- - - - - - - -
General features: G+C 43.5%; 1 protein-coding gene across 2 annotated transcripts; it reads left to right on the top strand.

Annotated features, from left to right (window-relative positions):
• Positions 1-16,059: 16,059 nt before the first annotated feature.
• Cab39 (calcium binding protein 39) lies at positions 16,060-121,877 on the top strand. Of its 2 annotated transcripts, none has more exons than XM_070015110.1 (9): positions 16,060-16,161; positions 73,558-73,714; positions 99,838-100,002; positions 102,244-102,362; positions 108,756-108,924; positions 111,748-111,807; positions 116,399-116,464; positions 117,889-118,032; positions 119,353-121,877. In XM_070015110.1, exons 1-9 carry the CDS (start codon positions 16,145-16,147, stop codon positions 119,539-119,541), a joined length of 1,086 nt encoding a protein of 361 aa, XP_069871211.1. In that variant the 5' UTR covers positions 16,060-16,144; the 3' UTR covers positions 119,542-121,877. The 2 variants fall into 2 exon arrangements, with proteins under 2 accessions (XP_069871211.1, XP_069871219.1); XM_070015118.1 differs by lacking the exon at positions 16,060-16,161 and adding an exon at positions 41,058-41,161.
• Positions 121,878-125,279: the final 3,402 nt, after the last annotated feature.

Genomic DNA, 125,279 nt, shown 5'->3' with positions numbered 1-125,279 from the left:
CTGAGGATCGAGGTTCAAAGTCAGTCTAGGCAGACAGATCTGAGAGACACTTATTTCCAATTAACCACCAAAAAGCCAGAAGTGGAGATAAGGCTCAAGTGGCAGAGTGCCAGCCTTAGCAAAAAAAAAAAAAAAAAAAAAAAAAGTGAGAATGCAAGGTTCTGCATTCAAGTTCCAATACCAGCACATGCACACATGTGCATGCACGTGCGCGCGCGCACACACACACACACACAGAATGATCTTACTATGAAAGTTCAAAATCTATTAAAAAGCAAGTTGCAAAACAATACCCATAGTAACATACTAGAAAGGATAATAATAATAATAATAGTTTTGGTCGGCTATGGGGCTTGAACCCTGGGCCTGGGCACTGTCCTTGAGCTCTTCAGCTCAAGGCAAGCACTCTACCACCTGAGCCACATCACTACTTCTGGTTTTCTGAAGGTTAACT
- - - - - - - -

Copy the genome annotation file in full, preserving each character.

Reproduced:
General features: G+C 43.5%; 1 protein-coding gene across 2 annotated transcripts; it reads left to right on the top strand.

Annotated features, from left to right (window-relative positions):
• Positions 1-16,059: 16,059 nt before the first annotated feature.
• Cab39 (calcium binding protein 39) lies at positions 16,060-121,877 on the top strand. Of its 2 annotated transcripts, none has more exons than XM_070015110.1 (9): positions 16,060-16,161; positions 73,558-73,714; positions 99,838-100,002; positions 102,244-102,362; positions 108,756-108,924; positions 111,748-111,807; positions 116,399-116,464; positions 117,889-118,032; positions 119,353-121,877. In XM_070015110.1, exons 1-9 carry the CDS (start codon positions 16,145-16,147, stop codon positions 119,539-119,541), a joined length of 1,086 nt encoding a protein of 361 aa, XP_069871211.1. In that variant the 5' UTR covers positions 16,060-16,144; the 3' UTR covers positions 119,542-121,877. The 2 variants fall into 2 exon arrangements, with proteins under 2 accessions (XP_069871211.1, XP_069871219.1); XM_070015118.1 differs by lacking the exon at positions 16,060-16,161 and adding an exon at positions 41,058-41,161.
• Positions 121,878-125,279: the final 3,402 nt, after the last annotated feature.

Genomic DNA, 125,279 nt, shown 5'->3' with positions numbered 1-125,279 from the left:
CTGAGGATCGAGGTTCAAAGTCAGTCTAGGCAGACAGATCTGAGAGACACTTATTTCCAATTAACCACCAAAAAGCCAGAAGTGGAGATAAGGCTCAAGTGGCAGAGTGCCAGCCTTAGCAAAAAAAAAAAAAAAAAAAAAAAAAGTGAGAATGCAAGGTTCTGCATTCAAGTTCCAATACCAGCACATGCACACATGTGCATGCACGTGCGCGCGCGCACACACACACACACACAGAATGATCTTACTATGAAAGTTCAAAATCTATTAAAAAGCAAGTTGCAAAACAATACCCATAGTAACATACTAGAAAGGATAATAATAATAATAATAGTTTTGGTCGGCTATGGGGCTTGAACCCTGGGCCTGGGCACTGTCCTTGAGCTCTTCAGCTCAAGGCAAGCACTCTACCACCTGAGCCACATCACTACTTCTGGTTTTCTGAAGGTTAACT